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Winter Cycling & Fat Biking in Ontario

Fat Biking in Durham Region. Photo credit: Barry Best

While many Canadian cyclists may be fair weather riders, there is a large and growing contingent of cyclists that actively bike 12 months a year. In fact, from our most recent survey, 16% indicated they were year round cyclists and cycled through the harsher months, December to March.

Whether it is for transportation or recreation, getting outside and being physically active, in a safe manner, is more important than ever this winter.

Tips for Winter Cycling

If you are new to winter cycling, the following are some important considerations to help keep you safe and warm.

Bike Safety

  • Thicker Tires – A wider tire tread and knobby tires will certainly improve mobility and help with safety. There are also studded tires that can be used in winter that provide a little assistance in icy conditions.
  • Lights – With dark setting in at earlier times, make sure you have bike lights handy should you be caught out. Many cyclists ride with lights on in the day time as well, to increase visibility.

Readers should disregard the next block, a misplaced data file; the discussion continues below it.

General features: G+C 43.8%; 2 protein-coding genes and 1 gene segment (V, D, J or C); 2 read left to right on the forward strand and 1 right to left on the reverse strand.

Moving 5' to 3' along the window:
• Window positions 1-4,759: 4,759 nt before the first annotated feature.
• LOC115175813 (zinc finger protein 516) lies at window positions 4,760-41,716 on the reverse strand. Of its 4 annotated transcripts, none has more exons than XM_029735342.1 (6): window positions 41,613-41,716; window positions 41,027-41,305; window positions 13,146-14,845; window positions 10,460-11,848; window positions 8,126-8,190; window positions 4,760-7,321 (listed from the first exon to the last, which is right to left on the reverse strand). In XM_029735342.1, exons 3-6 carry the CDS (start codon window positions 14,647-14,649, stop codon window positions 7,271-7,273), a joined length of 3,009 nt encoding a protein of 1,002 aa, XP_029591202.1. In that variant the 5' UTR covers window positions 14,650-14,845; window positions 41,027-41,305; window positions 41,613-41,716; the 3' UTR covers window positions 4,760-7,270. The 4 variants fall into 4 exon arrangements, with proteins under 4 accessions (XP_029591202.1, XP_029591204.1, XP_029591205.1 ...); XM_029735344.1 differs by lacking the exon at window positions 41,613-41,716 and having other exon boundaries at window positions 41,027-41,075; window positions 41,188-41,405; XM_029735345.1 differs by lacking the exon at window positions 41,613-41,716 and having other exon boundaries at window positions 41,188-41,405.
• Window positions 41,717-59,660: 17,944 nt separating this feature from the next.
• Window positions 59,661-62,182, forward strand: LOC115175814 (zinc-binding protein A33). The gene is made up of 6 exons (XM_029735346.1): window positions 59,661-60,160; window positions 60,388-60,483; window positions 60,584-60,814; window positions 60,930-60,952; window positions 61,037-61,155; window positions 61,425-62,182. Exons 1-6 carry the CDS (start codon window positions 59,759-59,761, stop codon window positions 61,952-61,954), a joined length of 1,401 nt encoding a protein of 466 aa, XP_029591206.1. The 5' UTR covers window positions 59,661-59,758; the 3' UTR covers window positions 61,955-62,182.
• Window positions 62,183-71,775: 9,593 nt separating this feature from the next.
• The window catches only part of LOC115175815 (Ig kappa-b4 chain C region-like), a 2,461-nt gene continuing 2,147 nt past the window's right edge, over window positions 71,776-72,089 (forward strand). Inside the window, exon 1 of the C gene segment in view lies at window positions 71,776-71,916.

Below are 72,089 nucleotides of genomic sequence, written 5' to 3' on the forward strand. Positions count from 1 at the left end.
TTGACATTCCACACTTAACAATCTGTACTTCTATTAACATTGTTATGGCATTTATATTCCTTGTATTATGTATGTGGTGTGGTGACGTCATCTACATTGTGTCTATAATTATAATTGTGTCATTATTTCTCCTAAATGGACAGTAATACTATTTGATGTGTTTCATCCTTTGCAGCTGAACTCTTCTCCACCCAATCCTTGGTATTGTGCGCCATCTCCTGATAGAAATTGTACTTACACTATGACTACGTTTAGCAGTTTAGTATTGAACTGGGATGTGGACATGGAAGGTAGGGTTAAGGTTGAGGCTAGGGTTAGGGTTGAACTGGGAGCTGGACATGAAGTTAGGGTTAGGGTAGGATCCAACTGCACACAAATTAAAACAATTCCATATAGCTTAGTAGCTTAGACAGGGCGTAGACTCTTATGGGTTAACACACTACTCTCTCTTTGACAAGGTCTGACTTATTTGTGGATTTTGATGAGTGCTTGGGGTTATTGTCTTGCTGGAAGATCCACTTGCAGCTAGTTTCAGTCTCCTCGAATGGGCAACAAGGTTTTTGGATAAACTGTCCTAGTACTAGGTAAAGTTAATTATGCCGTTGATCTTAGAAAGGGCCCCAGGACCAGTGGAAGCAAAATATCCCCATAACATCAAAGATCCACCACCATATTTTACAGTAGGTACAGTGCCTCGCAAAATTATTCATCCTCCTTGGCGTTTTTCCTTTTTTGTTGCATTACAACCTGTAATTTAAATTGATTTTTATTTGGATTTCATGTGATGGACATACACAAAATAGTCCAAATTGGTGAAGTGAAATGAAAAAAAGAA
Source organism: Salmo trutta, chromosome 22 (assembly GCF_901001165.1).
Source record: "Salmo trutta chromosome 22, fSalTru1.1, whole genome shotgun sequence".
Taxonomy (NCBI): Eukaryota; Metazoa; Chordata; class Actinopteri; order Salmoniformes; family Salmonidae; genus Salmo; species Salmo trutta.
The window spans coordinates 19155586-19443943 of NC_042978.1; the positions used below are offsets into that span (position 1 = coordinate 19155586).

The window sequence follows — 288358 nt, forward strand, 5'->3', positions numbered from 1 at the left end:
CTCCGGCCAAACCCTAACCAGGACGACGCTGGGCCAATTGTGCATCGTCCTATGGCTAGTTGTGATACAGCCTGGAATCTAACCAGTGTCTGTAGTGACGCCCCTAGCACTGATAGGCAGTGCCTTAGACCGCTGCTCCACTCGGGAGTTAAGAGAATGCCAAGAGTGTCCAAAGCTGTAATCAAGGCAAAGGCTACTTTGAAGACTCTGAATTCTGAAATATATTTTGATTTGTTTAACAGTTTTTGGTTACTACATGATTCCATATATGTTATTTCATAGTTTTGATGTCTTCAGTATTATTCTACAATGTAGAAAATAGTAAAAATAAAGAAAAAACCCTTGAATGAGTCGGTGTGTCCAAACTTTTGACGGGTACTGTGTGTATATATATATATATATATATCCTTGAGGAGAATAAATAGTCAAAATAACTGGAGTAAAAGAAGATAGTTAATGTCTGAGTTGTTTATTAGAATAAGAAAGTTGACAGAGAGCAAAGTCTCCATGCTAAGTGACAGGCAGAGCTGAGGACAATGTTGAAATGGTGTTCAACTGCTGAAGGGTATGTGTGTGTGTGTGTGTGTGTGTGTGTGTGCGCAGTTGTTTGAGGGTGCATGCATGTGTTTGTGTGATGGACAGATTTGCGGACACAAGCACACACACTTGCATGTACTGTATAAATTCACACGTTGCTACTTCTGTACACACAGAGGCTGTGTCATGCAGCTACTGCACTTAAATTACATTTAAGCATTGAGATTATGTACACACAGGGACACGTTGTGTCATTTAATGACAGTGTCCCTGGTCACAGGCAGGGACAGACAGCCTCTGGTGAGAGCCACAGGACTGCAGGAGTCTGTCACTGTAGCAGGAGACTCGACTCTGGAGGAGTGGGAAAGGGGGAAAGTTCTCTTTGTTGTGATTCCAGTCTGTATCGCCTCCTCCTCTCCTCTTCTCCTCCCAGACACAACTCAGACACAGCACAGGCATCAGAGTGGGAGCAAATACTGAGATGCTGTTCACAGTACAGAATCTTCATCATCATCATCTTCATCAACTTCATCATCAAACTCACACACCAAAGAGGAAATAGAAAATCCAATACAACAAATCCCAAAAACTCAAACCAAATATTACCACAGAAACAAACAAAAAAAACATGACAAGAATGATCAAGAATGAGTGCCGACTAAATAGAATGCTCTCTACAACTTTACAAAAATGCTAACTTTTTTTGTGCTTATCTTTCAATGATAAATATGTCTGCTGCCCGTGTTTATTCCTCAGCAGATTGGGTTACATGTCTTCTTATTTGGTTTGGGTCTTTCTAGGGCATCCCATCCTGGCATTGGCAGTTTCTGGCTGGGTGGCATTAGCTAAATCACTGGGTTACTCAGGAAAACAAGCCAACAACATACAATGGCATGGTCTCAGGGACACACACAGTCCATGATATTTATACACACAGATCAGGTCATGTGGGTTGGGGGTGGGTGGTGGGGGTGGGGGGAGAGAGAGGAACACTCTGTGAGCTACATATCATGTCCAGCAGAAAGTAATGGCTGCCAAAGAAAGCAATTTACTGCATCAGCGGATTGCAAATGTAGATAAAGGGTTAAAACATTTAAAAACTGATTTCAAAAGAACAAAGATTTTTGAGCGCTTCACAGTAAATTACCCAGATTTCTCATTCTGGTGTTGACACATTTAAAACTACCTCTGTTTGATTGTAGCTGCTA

• Clean bike – If actively riding in snow season, you may encounter slush and salt and want to ride an older bike, as the salt or gravel used as de-icers can damage bike chains and all moving parts. You can use an old rag and a bucket of warm water or a low-pressure hose to get your bike clean, and if you have access to a warm spot to let your bike dry properly even better. Don’t forget to re-lube your chain and derailleur after you let the bike dry. 
  • Try dry lube – Having a well-oiled chain is important year round. But in the winter you might want to consider using a specialty dry lube, as it will help reduce the debris picked up on your chain and ultimately wear and tear.

What You Wear

It can be hard to regulate your temperature when biking in the winter, as you may start off on the cooler side but quickly warm up.

  • Layers & Zips – Having removable layers or something that can be zipped open to allow for ventilation is a bonus.
  • Protect Your Extremities – Hands and feet are often the first parts to feel the cold. A warm pair of wind and waterproof gloves or mittens and boots will go a long way. Consider waterproof boot covers. Special biking ‘lobster gloves’ or mitts can be purchase as well as a glove like insert across the width of your handlebars, also known as Pogies.
  • Face Coverings – While masks are all the rage these days, by face covering we mean a balaclava or buff (stretchy tube scarf). Clear glasses or goggles are imperative if caught out in a snow fall.